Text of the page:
### RYAN BRUNO - OWNER OF SMART SPORTS TRADER

I think if you do a bit of research then it isn't that hard to beat the sports betting markets. Matched betting, value betting and arbitrage betting are all proven ways of doing so. The trouble with these methods is longevity. Beating the sharp markets and betting exchanges is something that not many people can do.

How efficient are the odds?

Depends on the markets. Markets with greater liquidity are going to be more efficient generally. However even large markets can have a lot of fluctuation between opening and closing odds. There is a lot of data to suggest that in higher liquid markets the closing odds are very efficient.

### HAROUT MASSOYAN - PRO SPORTS BETTOR

Beating the sports betting market on a consistent basis is hard work. It takes a lot of effort and time to apply yourself to the market with a winning approach, and if we bet into the market without a sound plan in place, we can expect to lose to the market over time. However, if a proper strategy is set in place, it is definitely possible to beat the market and become very skilled at it too. Leveraging essential resources (real-time odds software, multiple betting accounts, fast sources of information, etc) could help you get one step closer to beating the market.

Unlike most other casino games, where pay tables are fixated, the odds in the sports betting market are dynamic. The market is subject to new information; player injuries, lineups, weather, or anything else that could affect the true probabilities of a match. As this information enters the market, bets get placed until the market becomes efficient again. These opportunity windows are where inefficiencies are captured by sharp bettors, so the market doesn’t have to be completely out of line for a bettor to take advantage of an inefficient situation. Sports betting is a game with thin margins, so even the slightest inefficiencies that you bet into can and will add-up over time, adding serious profits to your bankroll in the long-run.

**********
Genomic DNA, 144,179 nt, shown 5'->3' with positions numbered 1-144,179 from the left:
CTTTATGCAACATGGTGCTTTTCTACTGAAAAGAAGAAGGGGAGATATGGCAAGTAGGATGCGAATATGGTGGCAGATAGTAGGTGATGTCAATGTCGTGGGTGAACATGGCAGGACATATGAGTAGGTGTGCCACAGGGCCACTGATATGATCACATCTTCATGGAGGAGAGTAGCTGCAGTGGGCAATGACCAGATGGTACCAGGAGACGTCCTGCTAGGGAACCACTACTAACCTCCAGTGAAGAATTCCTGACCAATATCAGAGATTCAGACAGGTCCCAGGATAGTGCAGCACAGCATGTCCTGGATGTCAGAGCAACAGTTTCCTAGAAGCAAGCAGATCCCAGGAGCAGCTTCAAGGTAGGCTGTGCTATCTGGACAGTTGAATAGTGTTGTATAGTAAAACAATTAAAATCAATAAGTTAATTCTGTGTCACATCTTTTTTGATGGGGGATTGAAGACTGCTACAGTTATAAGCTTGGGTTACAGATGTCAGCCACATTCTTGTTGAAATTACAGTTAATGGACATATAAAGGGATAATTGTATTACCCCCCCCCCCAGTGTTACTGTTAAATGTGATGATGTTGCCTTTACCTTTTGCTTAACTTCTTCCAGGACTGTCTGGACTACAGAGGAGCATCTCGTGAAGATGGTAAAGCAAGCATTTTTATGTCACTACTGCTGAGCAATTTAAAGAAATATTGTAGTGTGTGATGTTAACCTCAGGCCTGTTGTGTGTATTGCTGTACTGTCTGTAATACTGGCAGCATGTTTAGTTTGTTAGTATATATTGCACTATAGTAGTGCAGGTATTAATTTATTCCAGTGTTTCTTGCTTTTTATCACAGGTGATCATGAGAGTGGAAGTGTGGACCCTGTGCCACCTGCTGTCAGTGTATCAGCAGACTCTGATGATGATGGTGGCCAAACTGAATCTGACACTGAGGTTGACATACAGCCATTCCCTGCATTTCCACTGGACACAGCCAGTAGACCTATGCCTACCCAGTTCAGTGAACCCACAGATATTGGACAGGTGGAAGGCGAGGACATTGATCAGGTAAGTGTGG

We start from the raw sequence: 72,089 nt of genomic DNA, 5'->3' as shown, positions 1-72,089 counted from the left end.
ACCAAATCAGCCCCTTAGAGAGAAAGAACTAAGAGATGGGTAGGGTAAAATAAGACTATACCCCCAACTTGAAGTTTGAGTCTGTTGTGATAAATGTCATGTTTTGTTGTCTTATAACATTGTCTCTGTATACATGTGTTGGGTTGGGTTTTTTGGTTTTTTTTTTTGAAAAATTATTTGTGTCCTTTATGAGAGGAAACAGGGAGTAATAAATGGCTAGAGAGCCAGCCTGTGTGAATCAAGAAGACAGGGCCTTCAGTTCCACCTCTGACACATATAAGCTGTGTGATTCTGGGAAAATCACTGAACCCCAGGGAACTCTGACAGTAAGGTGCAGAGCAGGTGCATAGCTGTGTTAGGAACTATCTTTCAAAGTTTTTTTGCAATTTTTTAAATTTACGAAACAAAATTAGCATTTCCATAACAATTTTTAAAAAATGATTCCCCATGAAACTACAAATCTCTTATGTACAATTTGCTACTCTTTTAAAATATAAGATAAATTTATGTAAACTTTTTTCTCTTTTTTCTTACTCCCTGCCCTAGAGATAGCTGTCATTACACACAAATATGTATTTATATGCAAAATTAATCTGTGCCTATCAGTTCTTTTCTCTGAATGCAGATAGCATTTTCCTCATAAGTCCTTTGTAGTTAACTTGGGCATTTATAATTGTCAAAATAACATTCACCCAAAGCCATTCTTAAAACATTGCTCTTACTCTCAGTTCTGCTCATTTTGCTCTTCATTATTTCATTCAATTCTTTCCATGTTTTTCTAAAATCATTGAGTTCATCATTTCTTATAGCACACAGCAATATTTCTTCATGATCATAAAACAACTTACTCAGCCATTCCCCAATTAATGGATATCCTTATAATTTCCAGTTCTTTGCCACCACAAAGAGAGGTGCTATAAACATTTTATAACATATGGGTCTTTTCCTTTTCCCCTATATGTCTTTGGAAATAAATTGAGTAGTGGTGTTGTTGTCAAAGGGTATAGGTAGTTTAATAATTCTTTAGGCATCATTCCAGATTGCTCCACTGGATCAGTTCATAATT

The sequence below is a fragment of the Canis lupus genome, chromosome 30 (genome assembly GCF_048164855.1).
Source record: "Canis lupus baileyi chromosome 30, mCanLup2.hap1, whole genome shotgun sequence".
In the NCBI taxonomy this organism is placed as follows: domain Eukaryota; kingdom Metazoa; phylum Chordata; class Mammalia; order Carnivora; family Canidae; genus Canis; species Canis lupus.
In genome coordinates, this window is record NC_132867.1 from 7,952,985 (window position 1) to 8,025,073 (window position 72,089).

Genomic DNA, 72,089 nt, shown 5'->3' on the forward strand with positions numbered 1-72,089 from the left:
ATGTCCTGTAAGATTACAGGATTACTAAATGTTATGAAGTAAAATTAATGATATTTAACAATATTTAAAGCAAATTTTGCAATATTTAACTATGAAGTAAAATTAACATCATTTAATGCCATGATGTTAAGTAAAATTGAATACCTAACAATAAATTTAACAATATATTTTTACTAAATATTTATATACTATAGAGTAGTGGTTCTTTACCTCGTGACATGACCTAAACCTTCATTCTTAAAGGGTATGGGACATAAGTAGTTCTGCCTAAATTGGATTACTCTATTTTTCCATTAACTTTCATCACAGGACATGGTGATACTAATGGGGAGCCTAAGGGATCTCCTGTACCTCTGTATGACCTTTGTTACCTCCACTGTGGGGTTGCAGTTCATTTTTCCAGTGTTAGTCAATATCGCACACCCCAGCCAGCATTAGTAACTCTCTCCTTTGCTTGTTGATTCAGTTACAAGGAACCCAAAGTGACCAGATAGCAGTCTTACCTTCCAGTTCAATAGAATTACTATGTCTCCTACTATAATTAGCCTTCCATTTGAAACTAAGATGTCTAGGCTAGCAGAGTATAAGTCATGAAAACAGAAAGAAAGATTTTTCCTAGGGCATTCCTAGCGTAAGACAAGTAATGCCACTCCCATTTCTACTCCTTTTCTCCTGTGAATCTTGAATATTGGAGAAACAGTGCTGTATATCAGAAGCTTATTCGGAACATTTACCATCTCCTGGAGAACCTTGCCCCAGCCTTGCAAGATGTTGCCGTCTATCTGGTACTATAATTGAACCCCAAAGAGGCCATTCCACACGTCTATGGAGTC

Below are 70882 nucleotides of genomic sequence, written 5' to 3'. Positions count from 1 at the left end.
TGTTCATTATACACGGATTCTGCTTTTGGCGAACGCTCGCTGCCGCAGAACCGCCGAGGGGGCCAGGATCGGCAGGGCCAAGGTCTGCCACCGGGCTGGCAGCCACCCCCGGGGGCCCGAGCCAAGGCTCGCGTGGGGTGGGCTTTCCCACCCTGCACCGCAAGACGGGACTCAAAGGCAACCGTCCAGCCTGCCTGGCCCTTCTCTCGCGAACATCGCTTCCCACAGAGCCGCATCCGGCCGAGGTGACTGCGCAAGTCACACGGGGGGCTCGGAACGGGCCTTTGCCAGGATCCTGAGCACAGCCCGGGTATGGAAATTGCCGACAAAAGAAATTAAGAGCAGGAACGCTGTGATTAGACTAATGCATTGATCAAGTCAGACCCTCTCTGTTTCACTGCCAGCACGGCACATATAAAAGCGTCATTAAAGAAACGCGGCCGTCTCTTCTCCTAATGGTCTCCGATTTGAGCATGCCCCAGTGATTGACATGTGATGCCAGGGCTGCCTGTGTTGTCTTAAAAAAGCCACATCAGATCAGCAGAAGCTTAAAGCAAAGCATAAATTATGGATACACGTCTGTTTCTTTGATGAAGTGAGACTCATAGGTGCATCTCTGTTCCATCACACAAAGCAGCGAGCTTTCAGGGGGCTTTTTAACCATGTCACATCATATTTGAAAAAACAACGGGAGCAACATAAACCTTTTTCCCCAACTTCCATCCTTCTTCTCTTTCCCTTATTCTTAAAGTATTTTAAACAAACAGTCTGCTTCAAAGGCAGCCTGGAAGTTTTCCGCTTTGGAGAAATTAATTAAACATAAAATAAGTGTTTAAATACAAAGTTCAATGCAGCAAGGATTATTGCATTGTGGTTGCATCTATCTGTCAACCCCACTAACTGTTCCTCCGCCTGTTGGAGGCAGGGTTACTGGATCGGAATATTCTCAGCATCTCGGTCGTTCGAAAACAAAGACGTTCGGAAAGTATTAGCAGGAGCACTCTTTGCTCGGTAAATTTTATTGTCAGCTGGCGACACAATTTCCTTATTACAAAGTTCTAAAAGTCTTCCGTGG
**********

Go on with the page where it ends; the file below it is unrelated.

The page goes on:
As the life of a market comes to an end, we reach what we call the “closing line”. The closing line in the top betting markets (Top Soccer, NBA, NFL, etc) is a good implication of the true probabilities of a match because all the information pertaining to the match have been turned over. The closing line is going to be efficient 997 out a 1000 times, but as I mentioned above, there are multiple ways to capture inefficiencies before that point.

Check out Part 2 of our answers here, where we get the opinions of former odds compiler - Matthew Trenhaile, host of the Business of Betting Podcast, author - True Poker Joe & Nenko from The Church of Betting.

Check out Part 3 of our answers here, where we get the opinions of Pete Ling from Smart Betting Club, Toby Aldous from Punter2Pro & football trader - Alex Ong.

Love getting the opinions from experts in the betting industry? Then subscribe to the Trademate Sports Podcast, where we interview the most important people in the sports betting industry.

Here are the other questions we have got our industry experts to answer so far:

• Q1: Top 3 tips for betting beginners? Part 1 & Part 2.
• Q2: How do you define “finding value” in betting markets? Part 1 & Part 2.
• Q3: How do you determine whether your betting results are based on luck or skill? Part 1, Part 2 & Part 3.
• Q4: Kelly criterion or flat staking: Which stake sizing strategy do you consider to be the best and why? Part 1, Part 2 & Part 3.
• Q5: What is the best method to use to make money from sports betting? Part 1 & Part 2.
• Q7: Best way to manage risk in sports betting? Part 1 & Part 2.
• Q8: Is there a best sport to bet on? If so, what is it? Part 1, Part 2 & Part 3.
• Q9: Assuming you have an edge, at what point can you start accurately evaluating your results and say that variance has played out? Part 1 & Part 2.
• Q10: What is the one thing you would like to see change in the gambling industry? Part 1 & Part 2.
• Q11: Do you think emotions play a part in people's sports betting results? If so, how should they overcome this? Part 1 & Part 2.
• Q12: What are the top 3 mistakes people make when betting? Part 1, Part 2 & Part 3.